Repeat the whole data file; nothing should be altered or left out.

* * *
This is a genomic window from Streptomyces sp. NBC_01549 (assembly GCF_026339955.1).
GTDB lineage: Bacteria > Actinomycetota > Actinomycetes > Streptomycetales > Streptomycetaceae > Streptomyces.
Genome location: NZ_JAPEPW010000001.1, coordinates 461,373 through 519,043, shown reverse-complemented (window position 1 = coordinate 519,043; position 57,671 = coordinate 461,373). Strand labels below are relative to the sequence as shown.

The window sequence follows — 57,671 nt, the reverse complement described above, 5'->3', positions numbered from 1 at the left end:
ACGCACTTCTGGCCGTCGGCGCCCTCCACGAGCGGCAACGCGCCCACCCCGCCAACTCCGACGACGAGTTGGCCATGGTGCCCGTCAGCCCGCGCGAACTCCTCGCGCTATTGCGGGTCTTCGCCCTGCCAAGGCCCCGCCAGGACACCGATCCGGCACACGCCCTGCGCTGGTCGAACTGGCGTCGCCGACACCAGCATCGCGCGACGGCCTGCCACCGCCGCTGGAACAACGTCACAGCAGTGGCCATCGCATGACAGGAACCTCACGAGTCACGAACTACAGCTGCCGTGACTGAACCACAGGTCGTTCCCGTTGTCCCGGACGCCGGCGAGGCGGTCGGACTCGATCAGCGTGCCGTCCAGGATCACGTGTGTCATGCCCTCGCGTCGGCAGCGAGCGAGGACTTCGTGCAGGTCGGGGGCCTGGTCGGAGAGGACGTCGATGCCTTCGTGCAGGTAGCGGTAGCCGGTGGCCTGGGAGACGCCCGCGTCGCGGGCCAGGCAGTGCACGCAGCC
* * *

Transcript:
This is a genomic window from Streptomyces sp. NBC_01549 (assembly GCF_026339955.1).
GTDB lineage: Bacteria > Actinomycetota > Actinomycetes > Streptomycetales > Streptomycetaceae > Streptomyces.
Genome location: NZ_JAPEPW010000001.1, coordinates 461,373 through 519,043, shown reverse-complemented (window position 1 = coordinate 519,043; position 57,671 = coordinate 461,373). Strand labels below are relative to the sequence as shown.

The window sequence follows — 57,671 nt, the reverse complement described above, 5'->3', positions numbered from 1 at the left end:
ACGCACTTCTGGCCGTCGGCGCCCTCCACGAGCGGCAACGCGCCCACCCCGCCAACTCCGACGACGAGTTGGCCATGGTGCCCGTCAGCCCGCGCGAACTCCTCGCGCTATTGCGGGTCTTCGCCCTGCCAAGGCCCCGCCAGGACACCGATCCGGCACACGCCCTGCGCTGGTCGAACTGGCGTCGCCGACACCAGCATCGCGCGACGGCCTGCCACCGCCGCTGGAACAACGTCACAGCAGTGGCCATCGCATGACAGGAACCTCACGAGTCACGAACTACAGCTGCCGTGACTGAACCACAGGTCGTTCCCGTTGTCCCGGACGCCGGCGAGGCGGTCGGACTCGATCAGCGTGCCGTCCAGGATCACGTGTGTCATGCCCTCGCGTCGGCAGCGAGCGAGGACTTCGTGCAGGTCGGGGGCCTGGTCGGAGAGGACGTCGATGCCTTCGTGCAGGTAGCGGTAGCCGGTGGCCTGGGAGACGCCCGCGTCGCGGGCCAGGCAGTGCACGCAGCC